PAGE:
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Are Group Members Less Inequality Averse Than Individual Decision Makers?

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Document pages: 45 pages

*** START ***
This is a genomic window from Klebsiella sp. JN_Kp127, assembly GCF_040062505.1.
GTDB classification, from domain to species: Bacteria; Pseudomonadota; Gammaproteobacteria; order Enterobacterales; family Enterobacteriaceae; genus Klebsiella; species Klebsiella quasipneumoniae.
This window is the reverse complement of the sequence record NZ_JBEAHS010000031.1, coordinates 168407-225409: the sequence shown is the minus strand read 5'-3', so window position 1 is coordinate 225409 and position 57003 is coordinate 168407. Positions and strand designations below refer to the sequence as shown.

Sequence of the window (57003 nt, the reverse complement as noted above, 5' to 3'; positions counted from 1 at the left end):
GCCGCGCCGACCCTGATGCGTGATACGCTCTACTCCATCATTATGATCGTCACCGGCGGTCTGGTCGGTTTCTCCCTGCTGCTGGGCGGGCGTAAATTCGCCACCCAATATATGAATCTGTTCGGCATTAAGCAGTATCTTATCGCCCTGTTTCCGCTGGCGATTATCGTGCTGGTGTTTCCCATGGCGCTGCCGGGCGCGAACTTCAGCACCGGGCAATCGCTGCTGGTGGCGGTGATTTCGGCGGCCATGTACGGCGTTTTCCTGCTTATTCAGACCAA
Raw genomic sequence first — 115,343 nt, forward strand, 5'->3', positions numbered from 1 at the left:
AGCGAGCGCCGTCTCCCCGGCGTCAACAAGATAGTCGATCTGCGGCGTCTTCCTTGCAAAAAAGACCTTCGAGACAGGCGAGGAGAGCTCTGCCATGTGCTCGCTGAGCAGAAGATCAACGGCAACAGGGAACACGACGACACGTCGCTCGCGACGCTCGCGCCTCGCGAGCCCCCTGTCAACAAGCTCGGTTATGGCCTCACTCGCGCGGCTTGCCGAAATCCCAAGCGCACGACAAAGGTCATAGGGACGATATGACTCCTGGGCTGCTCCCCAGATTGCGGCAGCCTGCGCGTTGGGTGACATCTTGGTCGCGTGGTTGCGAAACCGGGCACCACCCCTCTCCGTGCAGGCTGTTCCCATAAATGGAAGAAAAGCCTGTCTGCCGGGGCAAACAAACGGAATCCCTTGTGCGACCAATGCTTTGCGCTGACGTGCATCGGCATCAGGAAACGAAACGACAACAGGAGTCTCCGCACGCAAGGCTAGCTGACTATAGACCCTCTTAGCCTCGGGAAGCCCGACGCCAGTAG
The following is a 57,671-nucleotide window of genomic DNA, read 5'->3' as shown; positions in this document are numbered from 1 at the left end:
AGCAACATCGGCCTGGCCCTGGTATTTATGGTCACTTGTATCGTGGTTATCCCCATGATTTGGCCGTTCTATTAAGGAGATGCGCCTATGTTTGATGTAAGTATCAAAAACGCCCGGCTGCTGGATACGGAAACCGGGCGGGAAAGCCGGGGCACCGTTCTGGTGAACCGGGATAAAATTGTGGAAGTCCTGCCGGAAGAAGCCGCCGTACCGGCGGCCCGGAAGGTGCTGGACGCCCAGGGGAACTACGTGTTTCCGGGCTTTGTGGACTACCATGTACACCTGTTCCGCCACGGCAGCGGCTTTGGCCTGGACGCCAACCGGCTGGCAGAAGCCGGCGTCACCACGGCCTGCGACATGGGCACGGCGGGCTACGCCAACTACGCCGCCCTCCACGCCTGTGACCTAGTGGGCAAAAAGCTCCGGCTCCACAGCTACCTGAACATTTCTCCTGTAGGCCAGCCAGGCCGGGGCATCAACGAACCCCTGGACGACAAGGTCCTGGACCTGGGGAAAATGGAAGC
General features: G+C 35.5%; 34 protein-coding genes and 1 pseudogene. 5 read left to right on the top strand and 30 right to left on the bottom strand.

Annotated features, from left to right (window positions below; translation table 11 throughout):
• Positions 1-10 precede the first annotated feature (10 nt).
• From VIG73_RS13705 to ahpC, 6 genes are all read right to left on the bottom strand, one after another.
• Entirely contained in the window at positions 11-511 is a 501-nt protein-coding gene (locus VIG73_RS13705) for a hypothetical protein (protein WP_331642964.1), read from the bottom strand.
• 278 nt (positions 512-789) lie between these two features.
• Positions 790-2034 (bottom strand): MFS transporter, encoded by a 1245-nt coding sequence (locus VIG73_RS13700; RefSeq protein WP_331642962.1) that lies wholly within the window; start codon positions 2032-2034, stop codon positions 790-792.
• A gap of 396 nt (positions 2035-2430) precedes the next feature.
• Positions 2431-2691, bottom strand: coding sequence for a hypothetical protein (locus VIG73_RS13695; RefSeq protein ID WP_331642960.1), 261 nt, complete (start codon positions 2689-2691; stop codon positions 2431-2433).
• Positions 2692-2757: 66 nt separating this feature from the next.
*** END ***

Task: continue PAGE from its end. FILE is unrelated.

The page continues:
Abstract: Do groups exhibit more or less inequality aversion than individuals? Although the previous literature has shown that in many environments individuals in groups make more selfish decisions than when deciding in isolation, we find that individuals express more inequality aversion when making initial proposals in a group decision-making environment compared to an individual decision-making environment. This may be driven by a change in the reference group and by beliefs about the prevailing norm in the group, but we exclude that it is driven by a loss of anonymity. By investigating how groups aggregate individual preferences under a unanimity rule, we show that the members with median social preferences lead the group decisions and a higher inequality aversion compared to the median slows down the convergence process. Overall, final decisions in groups reveal the same level of inequality aversion than individual decisions.

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